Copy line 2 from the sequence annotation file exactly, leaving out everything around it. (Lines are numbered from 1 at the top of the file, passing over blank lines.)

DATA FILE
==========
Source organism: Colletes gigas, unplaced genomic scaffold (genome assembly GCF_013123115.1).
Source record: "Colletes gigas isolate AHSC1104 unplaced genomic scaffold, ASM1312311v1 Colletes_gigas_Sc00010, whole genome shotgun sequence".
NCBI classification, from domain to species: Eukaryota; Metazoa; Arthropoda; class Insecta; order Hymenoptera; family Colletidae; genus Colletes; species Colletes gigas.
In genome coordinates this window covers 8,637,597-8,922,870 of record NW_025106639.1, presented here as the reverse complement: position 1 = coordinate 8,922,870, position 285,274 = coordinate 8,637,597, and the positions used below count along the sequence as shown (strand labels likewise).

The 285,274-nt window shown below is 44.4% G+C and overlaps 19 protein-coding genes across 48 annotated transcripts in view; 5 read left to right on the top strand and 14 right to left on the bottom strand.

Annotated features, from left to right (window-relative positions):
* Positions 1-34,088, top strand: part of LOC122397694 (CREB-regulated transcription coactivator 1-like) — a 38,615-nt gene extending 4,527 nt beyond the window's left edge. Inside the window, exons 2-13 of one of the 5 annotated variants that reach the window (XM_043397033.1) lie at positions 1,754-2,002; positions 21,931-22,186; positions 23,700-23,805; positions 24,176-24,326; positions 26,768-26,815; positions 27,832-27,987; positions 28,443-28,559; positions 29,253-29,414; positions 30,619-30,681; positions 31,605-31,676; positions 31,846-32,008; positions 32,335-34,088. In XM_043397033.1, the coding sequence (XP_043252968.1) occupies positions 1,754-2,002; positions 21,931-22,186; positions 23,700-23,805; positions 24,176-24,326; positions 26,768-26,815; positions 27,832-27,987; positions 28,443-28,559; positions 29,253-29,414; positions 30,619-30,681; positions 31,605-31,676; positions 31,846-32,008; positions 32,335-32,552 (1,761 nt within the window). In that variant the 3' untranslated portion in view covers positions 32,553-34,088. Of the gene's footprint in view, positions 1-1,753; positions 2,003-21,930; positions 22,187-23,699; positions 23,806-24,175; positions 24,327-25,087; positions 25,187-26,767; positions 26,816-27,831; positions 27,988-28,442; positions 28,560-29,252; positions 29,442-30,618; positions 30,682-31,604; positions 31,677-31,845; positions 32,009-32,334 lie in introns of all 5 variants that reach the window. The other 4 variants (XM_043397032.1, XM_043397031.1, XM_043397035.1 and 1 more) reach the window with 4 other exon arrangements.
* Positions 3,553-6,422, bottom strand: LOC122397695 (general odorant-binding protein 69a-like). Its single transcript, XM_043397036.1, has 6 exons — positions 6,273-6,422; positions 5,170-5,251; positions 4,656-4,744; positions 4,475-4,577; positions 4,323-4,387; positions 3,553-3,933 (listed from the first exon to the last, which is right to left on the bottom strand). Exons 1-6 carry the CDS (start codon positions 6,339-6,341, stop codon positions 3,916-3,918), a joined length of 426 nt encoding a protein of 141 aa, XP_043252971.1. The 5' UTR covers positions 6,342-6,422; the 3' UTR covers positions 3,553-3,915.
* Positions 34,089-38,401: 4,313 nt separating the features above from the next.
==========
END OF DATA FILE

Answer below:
Source record: "Colletes gigas isolate AHSC1104 unplaced genomic scaffold, ASM1312311v1 Colletes_gigas_Sc00010, whole genome shotgun sequence".